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Authors: Cerian Hebert

Sweet and Wild

BOOK: Sweet and Wild
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SWEET
AND WILD

By

Cerian
Hebert

COPYRIGHT
2013 by Cerian Hebert

All
rights reserved. No part of this book may be used or reproduced in any manner
whatsoever without written permission of the author except in the case of brief
quotations embodied in critical articles or reviews.

Contact
Information: [email protected]

Cover
Art by Cerian Hebert

Cover
Image from 123RF

Visit
me at www.cerianhebert.com

Published
in the United States of America

This
is a work of fiction. Names, characters, places, and incidents either are the
product of the author’s imagination or are used fictitiously, and any
resemblance to actual persons living or dead, business establishments, events,
or locales, is entirely coincidental. 

DEDICATION

To
Kim, who has gone back and forth with me over these characters, helping me to
give them their Happily Ever After.

 

ALSO
AVAILABLE BY CERIAN HEBERT

 

WRITING
AS CERI HEBERT

SWEET
FOREVER

WHERE
ONE ROAD LEADS

YESTERDAY’S
TOMORROW

THE
BETTER MAN

 

WRITING
AS CERIAN HEBERT

FINALLY
HOME

THAT
KIND OF MAGIC

SWEET
AND WILD

Chapter
1

 

“Come out now,” Quinn Emery demanded
irritably. She refused to go inside the decrepit bunkhouse to talk to Robby.
The place held too many memories. She needed to be outside and keep her temper
in firm control.

The doorway remained empty, but she
heard the creak of the old cot inside.

“I’m not going in there, Robby, so you
might as well come out.”

Quinn put her fists against her hips and
glared at the dilapidated building. She knew why he chose this location for his
attempt at seduction. This had been the site of many a romantic rendezvous back
when they were teens. She hadn’t thought him an idiot back then. At sixteen,
Robby Lynch enthralled her. Now she was twenty-five, he wasn’t so cool and she
was determined to set him straight about his place in her life.

After a few seconds, there was another
creak then Robby appeared through the gloomy gray light in the doorway.

If Quinn had been a photographer for
high fashion male models, she would’ve been in heaven. Robby leaned against the
doorframe, crossing his arms over his chest. Somewhere along the way he’d lost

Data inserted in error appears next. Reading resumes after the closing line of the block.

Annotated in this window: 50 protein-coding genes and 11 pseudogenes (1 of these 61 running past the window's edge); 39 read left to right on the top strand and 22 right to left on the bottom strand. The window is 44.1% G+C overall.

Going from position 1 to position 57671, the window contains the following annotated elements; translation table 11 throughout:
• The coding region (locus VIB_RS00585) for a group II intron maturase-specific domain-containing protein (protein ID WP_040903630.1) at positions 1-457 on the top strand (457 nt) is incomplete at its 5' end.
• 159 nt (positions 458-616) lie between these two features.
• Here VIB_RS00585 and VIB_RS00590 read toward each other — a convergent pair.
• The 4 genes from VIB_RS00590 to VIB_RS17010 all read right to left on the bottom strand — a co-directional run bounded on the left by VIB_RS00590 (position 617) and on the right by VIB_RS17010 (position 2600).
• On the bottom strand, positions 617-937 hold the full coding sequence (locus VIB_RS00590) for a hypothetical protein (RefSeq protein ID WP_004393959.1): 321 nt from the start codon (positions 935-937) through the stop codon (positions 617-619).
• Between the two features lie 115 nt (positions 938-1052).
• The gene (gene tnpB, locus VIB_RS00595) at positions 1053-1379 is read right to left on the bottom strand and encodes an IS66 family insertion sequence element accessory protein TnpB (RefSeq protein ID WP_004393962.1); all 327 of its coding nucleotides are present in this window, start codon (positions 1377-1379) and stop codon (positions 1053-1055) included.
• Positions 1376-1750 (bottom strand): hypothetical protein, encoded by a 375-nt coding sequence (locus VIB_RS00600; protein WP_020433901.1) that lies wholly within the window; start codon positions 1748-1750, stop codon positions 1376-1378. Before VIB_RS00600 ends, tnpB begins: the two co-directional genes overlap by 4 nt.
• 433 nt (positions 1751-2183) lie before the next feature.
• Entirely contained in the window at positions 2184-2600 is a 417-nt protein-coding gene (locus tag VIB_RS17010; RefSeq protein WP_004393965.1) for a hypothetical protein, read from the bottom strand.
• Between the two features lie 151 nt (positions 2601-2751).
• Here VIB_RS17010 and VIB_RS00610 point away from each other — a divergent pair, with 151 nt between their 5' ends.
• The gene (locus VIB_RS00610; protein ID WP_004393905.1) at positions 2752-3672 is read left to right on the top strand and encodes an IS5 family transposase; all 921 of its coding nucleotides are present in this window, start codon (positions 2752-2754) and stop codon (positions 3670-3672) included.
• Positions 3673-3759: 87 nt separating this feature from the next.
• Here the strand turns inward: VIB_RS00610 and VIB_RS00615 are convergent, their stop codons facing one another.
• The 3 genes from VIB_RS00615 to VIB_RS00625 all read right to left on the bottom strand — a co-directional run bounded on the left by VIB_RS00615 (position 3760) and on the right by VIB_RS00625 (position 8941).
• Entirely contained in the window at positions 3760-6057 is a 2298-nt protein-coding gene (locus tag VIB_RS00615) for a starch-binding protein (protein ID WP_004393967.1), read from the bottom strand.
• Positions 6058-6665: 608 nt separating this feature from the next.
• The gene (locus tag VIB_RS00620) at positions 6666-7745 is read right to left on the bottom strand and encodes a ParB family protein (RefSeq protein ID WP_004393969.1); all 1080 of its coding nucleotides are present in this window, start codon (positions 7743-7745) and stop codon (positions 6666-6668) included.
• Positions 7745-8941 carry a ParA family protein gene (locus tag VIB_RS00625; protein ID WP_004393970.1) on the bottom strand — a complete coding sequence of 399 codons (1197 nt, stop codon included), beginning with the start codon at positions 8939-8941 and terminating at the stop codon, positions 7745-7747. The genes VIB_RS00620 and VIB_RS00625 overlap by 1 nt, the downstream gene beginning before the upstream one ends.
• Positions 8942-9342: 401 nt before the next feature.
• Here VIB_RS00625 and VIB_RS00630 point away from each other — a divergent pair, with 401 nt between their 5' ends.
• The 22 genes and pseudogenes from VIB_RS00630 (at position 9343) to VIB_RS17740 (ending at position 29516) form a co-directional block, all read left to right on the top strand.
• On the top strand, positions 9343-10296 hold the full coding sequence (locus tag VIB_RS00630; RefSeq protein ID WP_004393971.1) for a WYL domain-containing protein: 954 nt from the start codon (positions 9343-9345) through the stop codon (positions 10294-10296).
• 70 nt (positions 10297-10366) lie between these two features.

his shirt and the sun that simmered down made his skin glow with a healthy tan.
Under his black Stetson, his eyes glittered a tropical sea blue. He had half a
smile on his lips, meant to make women swoon.

Quinn remained unmoved.

“You are a stupid, thoughtless man,” she
told him, tight anger in her voice. “What in the world were you and Tweedle Dee
thinking by calling me and telling me you were hurt and lost the cattle? You
better hope Jacob doesn’t catch wind of this. He’d fire you on the spot.”

Robby frowned and tilted his head. In
the past, that expression had been a sure way to win her over from a sour mood,
but no more. “Could be worth it. You sure got yourself out here in a hurry. And
bareback at that. You were so worried about me that you couldn’t saddle up?”

Quinn rolled her eyes. “I’m concerned
about all the employees here, not just you. Get your shirt on so we can get
back to the barn. You’re wasting both our time.”

She stalked back to Piper, took the
reins and swung easily up onto the mare’s bare back.

Robby disappeared into the bunkhouse and
came out with his shirt hung over his muscular arm. He held out a single daisy.

Against her better judgment, Quinn felt
the glacier around her heart melt a bit, as she took the flower from his
outstretched hand.

“Thanks,” she muttered.

“You’re very welcome,” he replied with
his most charming smile. Apparently, her cold demeanor didn’t put him off one
bit.

Quinn threaded the flower through the
buttonhole of her blouse. “You’re still not off my shit list. And you’re still
selfish. That was a completely thoughtless and unprofessional prank.”

“So you’re not going to cut me any
breaks?”

Quinn shook her head. “Not while you’re
on the time clock.”
Or any other time of the day or night.

Before he could reply, she swung Piper
around and left him. He soon caught up and kept up for a good quarter mile
before they slowed their mounts to a jog.

“Why are you trying to avoid me?”

Quinn pressed her lips together tightly
before replying. “Why do you keep trying to rekindle something that’s long dead
and buried?”

“I can hope. And who says it’s dead and
buried?”

Quinn glanced at him. His unsmiling gaze
stuck hard on her. The last thing she wanted was to have this conversation with
him, but like ripping off a bandage, it was best to do it quick.

“I say it is. You ended our relationship
when you took off to California with not so much as a goodbye.”

“I did,” he protested but she cut him
off.

“A letter two weeks after you’d left
does not constitute an adequate goodbye to someone you claimed to love.”

“I’m back now.”

Quinn glanced at him again and
acknowledged he was about the best-looking guy she’d seen. Hollywood should’ve
been a perfect spot for him.

After some independent film company shot
a movie not far from Falstad and used Robby for some bit part, he’d become
obsessed with the dream of being a big movie star. He left without saying a
word to her and in the cliché-riddled letter she’d received, he’d given her a
light apology and a promise always to remember her. It hurt immensely at the
time, but she moved on as soon as she went to college and realized true love
didn’t really exist. Not with guys like Robby.

Hollywood had been tougher than Robby
had expected. He’d landed a couple small parts, a commercial or two and a few